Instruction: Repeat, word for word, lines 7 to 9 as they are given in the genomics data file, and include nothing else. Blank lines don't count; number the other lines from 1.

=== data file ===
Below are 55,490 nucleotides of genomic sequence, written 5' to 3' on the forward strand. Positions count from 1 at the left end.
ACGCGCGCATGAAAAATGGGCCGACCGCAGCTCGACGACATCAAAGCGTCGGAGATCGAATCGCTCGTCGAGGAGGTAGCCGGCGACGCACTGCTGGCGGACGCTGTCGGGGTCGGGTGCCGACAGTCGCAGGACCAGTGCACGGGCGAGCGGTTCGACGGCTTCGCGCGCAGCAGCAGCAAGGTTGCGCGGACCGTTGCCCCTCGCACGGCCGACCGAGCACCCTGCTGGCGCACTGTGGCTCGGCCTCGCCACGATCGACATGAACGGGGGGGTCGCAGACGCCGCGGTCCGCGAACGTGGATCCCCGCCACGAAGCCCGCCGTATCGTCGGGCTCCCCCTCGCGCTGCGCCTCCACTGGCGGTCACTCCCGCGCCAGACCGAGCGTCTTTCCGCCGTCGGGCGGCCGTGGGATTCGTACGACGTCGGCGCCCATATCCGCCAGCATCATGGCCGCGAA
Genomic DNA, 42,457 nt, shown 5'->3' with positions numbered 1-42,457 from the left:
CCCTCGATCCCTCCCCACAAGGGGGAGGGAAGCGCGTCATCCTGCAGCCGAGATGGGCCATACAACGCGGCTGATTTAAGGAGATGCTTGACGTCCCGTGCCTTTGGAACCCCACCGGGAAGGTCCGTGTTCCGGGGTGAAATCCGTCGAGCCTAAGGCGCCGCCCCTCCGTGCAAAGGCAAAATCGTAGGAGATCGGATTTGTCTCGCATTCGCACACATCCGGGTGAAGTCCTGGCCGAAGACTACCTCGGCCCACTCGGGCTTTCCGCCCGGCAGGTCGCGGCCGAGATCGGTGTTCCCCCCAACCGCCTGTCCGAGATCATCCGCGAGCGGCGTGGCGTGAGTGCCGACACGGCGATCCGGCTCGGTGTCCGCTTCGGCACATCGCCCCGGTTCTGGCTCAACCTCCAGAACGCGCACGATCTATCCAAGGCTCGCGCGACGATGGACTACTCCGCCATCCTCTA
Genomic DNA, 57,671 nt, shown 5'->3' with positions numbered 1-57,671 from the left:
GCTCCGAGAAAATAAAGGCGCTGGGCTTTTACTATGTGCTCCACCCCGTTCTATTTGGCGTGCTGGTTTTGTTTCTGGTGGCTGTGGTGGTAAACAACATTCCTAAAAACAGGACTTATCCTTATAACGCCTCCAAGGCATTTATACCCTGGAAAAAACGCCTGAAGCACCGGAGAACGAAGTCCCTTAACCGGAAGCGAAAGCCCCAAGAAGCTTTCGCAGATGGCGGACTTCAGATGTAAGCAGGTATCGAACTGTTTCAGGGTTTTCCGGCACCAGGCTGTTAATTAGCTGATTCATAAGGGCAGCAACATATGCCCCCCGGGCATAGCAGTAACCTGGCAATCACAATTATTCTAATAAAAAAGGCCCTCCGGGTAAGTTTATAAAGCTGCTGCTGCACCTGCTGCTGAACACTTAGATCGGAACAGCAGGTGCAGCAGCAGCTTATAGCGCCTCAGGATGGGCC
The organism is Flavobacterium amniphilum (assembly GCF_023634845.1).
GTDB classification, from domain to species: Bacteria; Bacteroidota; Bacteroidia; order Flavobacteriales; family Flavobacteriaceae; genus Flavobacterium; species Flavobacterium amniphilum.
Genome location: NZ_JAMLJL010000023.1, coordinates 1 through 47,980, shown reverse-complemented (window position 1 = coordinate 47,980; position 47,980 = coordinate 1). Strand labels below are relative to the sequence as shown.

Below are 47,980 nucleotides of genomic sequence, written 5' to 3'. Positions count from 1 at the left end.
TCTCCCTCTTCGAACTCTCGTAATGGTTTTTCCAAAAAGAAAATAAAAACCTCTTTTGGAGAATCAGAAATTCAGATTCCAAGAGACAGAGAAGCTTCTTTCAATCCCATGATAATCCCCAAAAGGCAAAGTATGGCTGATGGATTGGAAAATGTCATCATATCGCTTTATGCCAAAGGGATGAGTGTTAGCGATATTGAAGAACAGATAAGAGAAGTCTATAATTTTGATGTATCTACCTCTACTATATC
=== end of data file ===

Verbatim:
The organism is Flavobacterium amniphilum (assembly GCF_023634845.1).
GTDB classification, from domain to species: Bacteria; Bacteroidota; Bacteroidia; order Flavobacteriales; family Flavobacteriaceae; genus Flavobacterium; species Flavobacterium amniphilum.
Genome location: NZ_JAMLJL010000023.1, coordinates 1 through 47,980, shown reverse-complemented (window position 1 = coordinate 47,980; position 47,980 = coordinate 1). Strand labels below are relative to the sequence as shown.